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May 02, 2004

the Meme Machine

the Meme Machine by Susan BlackmoreI'm going to have more to say about this later, but for now let me recommend The Meme Machine by Susan Blackmore.  This is an important book.  Any book recommended by Richard Dawkins is going to be good, but in addition to being interesting and entertaining, this book paves new ground in a very productive direction.  Armed with this new hammer, all sorts of things start looking like nails.  I've recently found myself explaining the behavior of people, business strategy, even my own emotions in terms of memetics.

One might even suggest - and I hereby do so - that blogging is essentially driven by memes' desire for reproduction.  After the evolution of the human brain, the Internet has been the best thing ever to happen for memes...

Very apropos, razib discussed a gene for controlling brain size.  Part of Blackmore's argument is that evolution of our big brains was driven by memetic selection, essentially driving genetic selection (in much the same way that peacock's have evolved huge ungainly tails).

Some overt memetic sexual selection: the NYTimes reports on Different Sizes for Different Regions.  Why evolve attractive physical characteristics when you can simply modify yourself?  People are reshaping themselves, poking holes and branding themselves, even changing their gender, all for what?  Genetic fulfillment?  No.  Memetic fulfillment.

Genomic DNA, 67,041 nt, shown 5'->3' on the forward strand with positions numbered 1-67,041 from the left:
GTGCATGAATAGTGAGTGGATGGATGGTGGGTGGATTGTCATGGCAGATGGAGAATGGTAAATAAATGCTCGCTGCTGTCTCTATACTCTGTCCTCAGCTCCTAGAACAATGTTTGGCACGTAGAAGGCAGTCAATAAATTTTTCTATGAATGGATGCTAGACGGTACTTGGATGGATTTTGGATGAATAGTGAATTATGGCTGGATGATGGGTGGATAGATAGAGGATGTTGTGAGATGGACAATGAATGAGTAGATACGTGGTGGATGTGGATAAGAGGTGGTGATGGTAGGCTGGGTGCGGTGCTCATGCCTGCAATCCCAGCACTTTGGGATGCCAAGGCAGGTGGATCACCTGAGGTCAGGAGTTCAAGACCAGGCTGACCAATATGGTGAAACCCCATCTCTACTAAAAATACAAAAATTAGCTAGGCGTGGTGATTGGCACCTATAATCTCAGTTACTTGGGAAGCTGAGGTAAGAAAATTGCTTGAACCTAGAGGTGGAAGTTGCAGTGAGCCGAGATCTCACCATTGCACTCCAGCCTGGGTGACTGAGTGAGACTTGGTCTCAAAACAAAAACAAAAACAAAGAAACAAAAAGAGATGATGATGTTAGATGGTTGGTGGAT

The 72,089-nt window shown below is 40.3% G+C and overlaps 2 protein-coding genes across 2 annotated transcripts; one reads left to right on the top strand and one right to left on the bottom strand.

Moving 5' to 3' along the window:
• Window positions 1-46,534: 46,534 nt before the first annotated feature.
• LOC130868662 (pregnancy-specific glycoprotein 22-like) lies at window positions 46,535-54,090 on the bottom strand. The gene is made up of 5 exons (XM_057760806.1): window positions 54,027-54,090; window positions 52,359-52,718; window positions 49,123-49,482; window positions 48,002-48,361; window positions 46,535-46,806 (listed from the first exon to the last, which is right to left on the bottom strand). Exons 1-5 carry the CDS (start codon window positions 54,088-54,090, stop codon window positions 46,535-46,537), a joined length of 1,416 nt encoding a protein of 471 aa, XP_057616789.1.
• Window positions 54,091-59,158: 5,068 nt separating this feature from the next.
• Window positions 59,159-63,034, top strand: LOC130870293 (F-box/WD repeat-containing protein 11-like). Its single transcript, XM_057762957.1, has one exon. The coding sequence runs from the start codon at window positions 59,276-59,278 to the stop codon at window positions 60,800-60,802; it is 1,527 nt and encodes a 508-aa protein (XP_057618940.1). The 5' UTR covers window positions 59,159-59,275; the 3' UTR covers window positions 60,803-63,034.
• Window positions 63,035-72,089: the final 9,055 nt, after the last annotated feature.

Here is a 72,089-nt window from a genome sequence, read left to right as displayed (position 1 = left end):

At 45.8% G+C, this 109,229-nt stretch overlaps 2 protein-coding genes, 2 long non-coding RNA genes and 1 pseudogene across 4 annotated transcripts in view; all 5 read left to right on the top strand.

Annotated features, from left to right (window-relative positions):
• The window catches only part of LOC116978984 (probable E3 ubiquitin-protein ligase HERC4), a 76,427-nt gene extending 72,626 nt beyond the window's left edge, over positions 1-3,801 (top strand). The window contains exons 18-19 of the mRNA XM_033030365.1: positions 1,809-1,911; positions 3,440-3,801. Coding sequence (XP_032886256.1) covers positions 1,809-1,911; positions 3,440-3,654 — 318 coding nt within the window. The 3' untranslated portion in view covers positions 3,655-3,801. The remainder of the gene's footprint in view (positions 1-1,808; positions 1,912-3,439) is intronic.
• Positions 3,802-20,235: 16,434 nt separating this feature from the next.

This is the best answer, by the way, to the question of why homosexuality doesn't simply die out, since most gay people don't have children.  It isn't selected for genetically, it is selected memetically.  And from that standpoint, it is a very competitive replicator.

These days, memes rule.

And the fallout is just beginning.  FuturePundit wonders Aging Or Sex Ratio Bigger Demographic Problem For China?  In the near future, China will become much older, and much more male.  These are both memetic effects which will have far-reaching societal consequences.  Remember, China has five times the population of the U.S. 

The post excerpts a book by Valerie Hudson: "In 2020 it may seem to China that it would be worth it to have a very bloody battle in which a lot of their young men could die in some glorious cause."  Entirely plausible, and therefore quite scary.

There are equally profound demographic changes taking place in India, which by 2020 will be more populous than China.

If this seems like weird disconnected stuff, please stay tuned.  I plan to discuss memetics in more detail...

Posted by ole at 01:18 AM